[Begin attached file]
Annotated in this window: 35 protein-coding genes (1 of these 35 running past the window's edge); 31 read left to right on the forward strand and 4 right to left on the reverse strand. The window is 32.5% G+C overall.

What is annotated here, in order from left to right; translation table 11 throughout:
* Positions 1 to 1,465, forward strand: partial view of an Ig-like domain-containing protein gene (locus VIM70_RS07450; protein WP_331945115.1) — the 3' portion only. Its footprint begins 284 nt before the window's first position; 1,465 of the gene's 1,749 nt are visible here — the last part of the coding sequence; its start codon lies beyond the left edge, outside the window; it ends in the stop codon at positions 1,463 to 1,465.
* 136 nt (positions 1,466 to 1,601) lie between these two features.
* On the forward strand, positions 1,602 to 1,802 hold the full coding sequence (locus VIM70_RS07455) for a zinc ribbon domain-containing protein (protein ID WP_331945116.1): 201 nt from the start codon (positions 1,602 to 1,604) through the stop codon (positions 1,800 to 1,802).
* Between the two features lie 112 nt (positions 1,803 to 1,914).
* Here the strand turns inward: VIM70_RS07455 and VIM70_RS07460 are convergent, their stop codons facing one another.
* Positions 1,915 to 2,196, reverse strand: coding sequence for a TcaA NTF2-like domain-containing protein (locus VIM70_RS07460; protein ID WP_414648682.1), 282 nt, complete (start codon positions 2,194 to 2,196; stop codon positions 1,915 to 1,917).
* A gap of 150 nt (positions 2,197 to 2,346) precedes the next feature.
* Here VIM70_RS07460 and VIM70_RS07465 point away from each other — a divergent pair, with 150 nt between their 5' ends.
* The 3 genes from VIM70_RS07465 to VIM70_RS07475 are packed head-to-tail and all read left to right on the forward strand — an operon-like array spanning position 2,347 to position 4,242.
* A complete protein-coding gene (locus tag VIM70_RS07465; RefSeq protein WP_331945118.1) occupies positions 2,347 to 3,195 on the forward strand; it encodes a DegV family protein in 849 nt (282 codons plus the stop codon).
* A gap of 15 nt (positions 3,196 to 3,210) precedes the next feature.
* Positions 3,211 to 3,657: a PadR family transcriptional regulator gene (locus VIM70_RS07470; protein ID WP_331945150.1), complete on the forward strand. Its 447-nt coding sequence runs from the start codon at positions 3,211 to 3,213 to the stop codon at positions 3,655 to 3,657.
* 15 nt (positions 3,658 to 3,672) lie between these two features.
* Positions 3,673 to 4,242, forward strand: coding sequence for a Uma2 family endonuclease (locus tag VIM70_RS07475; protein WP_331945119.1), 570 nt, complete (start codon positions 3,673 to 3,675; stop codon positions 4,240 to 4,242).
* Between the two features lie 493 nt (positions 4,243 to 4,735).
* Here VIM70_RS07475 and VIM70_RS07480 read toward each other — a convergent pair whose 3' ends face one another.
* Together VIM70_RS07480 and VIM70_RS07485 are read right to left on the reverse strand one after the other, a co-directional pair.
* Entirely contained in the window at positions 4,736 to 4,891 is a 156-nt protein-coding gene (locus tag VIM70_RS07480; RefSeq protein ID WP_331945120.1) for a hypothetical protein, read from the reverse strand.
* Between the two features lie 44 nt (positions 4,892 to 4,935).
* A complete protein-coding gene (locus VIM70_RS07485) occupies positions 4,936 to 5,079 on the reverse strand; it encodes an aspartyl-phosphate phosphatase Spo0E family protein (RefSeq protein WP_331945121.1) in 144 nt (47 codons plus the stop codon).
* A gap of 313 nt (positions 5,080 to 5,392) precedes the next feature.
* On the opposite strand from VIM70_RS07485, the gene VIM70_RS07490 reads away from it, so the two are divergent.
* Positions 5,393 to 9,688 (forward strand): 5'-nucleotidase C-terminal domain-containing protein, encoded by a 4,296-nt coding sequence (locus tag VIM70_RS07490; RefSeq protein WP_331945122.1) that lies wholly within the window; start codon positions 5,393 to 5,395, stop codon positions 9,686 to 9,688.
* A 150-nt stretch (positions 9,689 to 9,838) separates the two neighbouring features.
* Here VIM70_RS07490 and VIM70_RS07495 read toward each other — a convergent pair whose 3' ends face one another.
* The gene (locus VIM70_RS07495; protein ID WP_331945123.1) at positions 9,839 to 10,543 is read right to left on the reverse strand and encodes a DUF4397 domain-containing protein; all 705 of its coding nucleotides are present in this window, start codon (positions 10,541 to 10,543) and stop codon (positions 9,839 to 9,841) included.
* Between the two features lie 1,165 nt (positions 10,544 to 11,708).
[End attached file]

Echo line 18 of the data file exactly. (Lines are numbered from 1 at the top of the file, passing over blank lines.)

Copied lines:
* Here VIM70_RS07475 and VIM70_RS07480 read toward each other — a convergent pair whose 3' ends face one another.